In addition, a creative Family Law Attorney could propound a set of 35 Requests for Admission of truth of facts designed either to produce admissions usable in a Declaration to prove issues, or to obtain responses other than unqualified admissions, along with a set of General Form Interrogatories, including the valuable Form Interrogatory 17.1 [which requires the responding party to provide all facts and identify all witnesses and documents who/which support that party's responses to requests for admissions other than unqualified admissions], to prepare the Attorney to perform follow-up discovery, whether to depose the party or to subpoena documents or 3rd parties to testify at deposition.

The unemployed party can be examined by a Vocational Training Consultant pursuant to Family Code Section 4331, either by stipulation or by an Order granted on a Motion to require the party to submit to such an examination.
The Vocational Training Consultant will typically produce a report addressing the party's ability to work (i.e., skills, education, training, and work history, etc.) as well the party's opportunity work, via jobs which the Consultant has located through a survey of the available job market, and the Consultant may prepare a Declaration to be used in connection with the support (or support modification) hearing and/or testify at that hearing.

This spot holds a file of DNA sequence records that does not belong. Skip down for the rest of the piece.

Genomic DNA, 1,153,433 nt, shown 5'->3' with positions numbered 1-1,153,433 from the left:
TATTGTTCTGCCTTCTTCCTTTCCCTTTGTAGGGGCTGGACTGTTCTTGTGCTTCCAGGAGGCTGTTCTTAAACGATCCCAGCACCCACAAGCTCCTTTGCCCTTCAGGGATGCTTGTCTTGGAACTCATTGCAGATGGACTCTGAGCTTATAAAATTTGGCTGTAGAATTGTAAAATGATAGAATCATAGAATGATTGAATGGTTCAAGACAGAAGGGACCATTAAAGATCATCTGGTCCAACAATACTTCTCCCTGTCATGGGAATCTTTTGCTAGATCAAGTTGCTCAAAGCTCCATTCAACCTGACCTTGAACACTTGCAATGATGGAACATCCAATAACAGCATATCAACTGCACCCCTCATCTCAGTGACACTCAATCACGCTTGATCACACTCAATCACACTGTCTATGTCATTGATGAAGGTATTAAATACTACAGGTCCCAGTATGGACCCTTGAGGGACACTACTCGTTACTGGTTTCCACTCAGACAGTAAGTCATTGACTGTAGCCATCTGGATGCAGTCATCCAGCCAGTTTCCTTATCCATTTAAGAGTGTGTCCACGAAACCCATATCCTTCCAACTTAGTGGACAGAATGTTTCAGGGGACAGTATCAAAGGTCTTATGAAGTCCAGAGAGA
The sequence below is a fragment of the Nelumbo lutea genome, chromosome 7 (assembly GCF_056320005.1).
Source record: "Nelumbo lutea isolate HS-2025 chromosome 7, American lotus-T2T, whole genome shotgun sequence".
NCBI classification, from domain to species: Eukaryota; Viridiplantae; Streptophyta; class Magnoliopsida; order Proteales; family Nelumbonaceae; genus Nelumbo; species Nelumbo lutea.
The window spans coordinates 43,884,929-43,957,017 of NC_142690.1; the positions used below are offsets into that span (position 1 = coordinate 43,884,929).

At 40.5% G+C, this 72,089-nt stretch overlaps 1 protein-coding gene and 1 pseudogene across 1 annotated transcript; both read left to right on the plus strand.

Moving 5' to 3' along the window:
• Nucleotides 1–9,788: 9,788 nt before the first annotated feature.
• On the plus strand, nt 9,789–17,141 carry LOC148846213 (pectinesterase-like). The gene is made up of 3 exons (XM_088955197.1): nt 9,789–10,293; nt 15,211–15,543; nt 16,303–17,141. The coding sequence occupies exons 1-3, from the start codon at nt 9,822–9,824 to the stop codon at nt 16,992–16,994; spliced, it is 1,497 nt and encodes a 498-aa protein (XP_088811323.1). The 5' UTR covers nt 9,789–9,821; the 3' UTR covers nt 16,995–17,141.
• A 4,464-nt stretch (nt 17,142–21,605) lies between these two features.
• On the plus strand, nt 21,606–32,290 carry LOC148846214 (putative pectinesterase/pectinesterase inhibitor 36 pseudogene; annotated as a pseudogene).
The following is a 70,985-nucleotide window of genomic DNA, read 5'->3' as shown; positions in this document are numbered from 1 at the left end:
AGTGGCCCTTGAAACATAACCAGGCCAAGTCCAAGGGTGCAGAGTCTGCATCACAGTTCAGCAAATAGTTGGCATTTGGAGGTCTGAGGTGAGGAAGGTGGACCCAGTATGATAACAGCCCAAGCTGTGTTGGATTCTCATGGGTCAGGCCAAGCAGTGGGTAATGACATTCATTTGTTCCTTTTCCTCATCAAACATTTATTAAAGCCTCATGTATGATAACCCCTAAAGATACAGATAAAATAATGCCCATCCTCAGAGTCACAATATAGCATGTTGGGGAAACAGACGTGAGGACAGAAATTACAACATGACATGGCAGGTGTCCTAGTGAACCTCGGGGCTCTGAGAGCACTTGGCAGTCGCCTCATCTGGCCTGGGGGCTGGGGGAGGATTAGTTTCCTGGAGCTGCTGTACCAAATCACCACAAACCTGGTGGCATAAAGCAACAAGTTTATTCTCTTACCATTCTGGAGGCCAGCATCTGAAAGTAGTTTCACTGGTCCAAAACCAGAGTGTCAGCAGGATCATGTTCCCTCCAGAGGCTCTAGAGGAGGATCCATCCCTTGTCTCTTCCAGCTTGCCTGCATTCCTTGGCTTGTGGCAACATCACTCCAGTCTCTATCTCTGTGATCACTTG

On a shoestring, as done in the LaBass & Munsie case, classified ads may be submitted to the Court (appropriately authenticated) to show that "offers to bargain exist", in an effort to satisfy the Opportunity to work prong of the test.

As a Los Angeles family law attorney with substantial experience dealing with imputation of income / earning capacity cases, I designed this blog to give my readers insight into how a competent Divorce Attorney can obtain evidence to satisfy both prongs of the impution of earning capacity test.

Saturday, May 2, 2009